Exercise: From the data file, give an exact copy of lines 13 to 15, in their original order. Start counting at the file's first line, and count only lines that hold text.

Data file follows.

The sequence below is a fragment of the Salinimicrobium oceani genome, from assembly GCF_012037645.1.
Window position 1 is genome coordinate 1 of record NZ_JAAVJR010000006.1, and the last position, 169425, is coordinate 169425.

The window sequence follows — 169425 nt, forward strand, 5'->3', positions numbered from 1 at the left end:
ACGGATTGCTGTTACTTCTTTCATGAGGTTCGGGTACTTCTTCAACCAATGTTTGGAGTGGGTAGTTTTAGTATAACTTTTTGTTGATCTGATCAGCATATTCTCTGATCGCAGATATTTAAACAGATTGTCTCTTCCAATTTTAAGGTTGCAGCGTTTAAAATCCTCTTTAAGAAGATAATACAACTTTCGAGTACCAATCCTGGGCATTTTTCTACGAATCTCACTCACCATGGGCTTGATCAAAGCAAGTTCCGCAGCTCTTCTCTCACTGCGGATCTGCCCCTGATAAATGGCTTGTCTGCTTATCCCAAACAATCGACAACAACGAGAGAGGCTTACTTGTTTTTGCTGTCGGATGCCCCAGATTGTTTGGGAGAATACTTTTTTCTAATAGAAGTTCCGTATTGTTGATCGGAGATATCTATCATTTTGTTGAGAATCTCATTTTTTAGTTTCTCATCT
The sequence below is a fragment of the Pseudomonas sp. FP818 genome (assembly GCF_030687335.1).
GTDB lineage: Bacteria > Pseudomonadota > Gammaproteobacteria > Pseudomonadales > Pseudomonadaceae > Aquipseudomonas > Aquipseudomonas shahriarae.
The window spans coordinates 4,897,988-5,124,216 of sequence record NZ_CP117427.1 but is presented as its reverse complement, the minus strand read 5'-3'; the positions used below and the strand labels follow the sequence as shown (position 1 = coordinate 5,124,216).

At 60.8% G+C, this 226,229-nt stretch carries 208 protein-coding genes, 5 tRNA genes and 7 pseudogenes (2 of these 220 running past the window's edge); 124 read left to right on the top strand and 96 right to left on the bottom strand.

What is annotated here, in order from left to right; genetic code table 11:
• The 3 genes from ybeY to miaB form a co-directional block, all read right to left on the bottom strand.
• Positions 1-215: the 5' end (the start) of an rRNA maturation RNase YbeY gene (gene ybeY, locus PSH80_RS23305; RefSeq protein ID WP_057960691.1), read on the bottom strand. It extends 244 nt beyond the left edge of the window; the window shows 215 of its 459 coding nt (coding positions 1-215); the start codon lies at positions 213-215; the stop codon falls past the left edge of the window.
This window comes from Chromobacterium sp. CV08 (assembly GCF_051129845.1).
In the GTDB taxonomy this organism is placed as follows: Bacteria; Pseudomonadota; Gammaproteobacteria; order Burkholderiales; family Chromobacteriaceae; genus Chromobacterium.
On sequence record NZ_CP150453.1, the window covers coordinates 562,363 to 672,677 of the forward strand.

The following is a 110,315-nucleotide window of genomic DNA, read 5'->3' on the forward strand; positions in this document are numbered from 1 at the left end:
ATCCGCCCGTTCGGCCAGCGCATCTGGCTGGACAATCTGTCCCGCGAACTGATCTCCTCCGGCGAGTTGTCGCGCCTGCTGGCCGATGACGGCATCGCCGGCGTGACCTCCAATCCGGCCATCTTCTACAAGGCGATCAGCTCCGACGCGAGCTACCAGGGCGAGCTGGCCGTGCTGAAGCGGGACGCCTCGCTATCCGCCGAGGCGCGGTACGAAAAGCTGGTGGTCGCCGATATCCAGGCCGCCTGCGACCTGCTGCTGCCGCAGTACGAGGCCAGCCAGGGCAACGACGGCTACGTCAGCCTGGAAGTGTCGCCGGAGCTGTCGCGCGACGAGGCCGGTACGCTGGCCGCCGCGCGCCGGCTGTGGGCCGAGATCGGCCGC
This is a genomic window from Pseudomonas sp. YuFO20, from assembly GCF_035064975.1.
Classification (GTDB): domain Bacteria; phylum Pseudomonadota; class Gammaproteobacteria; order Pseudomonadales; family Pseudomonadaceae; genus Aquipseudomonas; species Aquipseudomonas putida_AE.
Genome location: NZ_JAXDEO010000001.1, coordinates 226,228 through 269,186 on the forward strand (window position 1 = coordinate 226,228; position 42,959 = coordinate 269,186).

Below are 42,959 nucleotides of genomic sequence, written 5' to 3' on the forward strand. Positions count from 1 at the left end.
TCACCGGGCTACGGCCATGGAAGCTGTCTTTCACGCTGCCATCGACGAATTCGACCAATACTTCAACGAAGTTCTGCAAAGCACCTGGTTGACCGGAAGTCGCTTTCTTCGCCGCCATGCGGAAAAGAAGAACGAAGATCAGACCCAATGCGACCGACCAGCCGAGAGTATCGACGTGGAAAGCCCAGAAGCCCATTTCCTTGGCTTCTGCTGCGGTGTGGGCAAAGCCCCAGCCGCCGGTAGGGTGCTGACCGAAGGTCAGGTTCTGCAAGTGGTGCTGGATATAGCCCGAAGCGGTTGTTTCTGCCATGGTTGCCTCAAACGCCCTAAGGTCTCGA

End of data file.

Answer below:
In the GTDB taxonomy this organism is placed as follows: Bacteria; Pseudomonadota; Gammaproteobacteria; order Burkholderiales; family Chromobacteriaceae; genus Chromobacterium.
On sequence record NZ_CP150453.1, the window covers coordinates 562,363 to 672,677 of the forward strand.

The following is a 110,315-nucleotide window of genomic DNA, read 5'->3' on the forward strand; positions in this document are numbered from 1 at the left end: